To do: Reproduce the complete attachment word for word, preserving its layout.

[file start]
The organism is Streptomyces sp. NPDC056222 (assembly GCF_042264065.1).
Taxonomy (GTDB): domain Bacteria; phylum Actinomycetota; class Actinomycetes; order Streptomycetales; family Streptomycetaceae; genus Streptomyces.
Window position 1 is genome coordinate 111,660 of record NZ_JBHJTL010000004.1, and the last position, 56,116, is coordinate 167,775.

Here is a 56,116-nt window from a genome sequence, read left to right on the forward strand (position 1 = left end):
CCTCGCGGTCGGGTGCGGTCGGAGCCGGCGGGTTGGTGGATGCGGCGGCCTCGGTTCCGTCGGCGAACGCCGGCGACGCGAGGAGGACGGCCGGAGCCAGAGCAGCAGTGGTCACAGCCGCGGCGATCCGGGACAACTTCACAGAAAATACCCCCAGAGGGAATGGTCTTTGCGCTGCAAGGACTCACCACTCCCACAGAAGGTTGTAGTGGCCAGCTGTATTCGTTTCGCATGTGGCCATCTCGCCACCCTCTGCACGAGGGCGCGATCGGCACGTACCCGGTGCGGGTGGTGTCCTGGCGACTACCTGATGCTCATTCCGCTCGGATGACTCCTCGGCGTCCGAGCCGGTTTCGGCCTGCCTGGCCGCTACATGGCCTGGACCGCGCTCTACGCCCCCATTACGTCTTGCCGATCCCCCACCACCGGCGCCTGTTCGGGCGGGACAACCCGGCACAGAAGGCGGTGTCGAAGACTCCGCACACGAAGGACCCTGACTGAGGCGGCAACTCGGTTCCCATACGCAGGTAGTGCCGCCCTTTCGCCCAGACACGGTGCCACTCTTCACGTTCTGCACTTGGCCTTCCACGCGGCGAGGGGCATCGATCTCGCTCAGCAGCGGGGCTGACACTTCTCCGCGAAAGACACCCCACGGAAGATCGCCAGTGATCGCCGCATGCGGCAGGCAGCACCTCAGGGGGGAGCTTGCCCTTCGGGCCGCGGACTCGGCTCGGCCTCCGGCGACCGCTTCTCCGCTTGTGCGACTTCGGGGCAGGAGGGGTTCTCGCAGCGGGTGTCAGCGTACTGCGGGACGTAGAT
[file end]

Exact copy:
The organism is Streptomyces sp. NPDC056222 (assembly GCF_042264065.1).
Taxonomy (GTDB): domain Bacteria; phylum Actinomycetota; class Actinomycetes; order Streptomycetales; family Streptomycetaceae; genus Streptomyces.
Window position 1 is genome coordinate 111,660 of record NZ_JBHJTL010000004.1, and the last position, 56,116, is coordinate 167,775.

Here is a 56,116-nt window from a genome sequence, read left to right on the forward strand (position 1 = left end):
CCTCGCGGTCGGGTGCGGTCGGAGCCGGCGGGTTGGTGGATGCGGCGGCCTCGGTTCCGTCGGCGAACGCCGGCGACGCGAGGAGGACGGCCGGAGCCAGAGCAGCAGTGGTCACAGCCGCGGCGATCCGGGACAACTTCACAGAAAATACCCCCAGAGGGAATGGTCTTTGCGCTGCAAGGACTCACCACTCCCACAGAAGGTTGTAGTGGCCAGCTGTATTCGTTTCGCATGTGGCCATCTCGCCACCCTCTGCACGAGGGCGCGATCGGCACGTACCCGGTGCGGGTGGTGTCCTGGCGACTACCTGATGCTCATTCCGCTCGGATGACTCCTCGGCGTCCGAGCCGGTTTCGGCCTGCCTGGCCGCTACATGGCCTGGACCGCGCTCTACGCCCCCATTACGTCTTGCCGATCCCCCACCACCGGCGCCTGTTCGGGCGGGACAACCCGGCACAGAAGGCGGTGTCGAAGACTCCGCACACGAAGGACCCTGACTGAGGCGGCAACTCGGTTCCCATACGCAGGTAGTGCCGCCCTTTCGCCCAGACACGGTGCCACTCTTCACGTTCTGCACTTGGCCTTCCACGCGGCGAGGGGCATCGATCTCGCTCAGCAGCGGGGCTGACACTTCTCCGCGAAAGACACCCCACGGAAGATCGCCAGTGATCGCCGCATGCGGCAGGCAGCACCTCAGGGGGGAGCTTGCCCTTCGGGCCGCGGACTCGGCTCGGCCTCCGGCGACCGCTTCTCCGCTTGTGCGACTTCGGGGCAGGAGGGGTTCTCGCAGCGGGTGTCAGCGTACTGCGGGACGTAGAT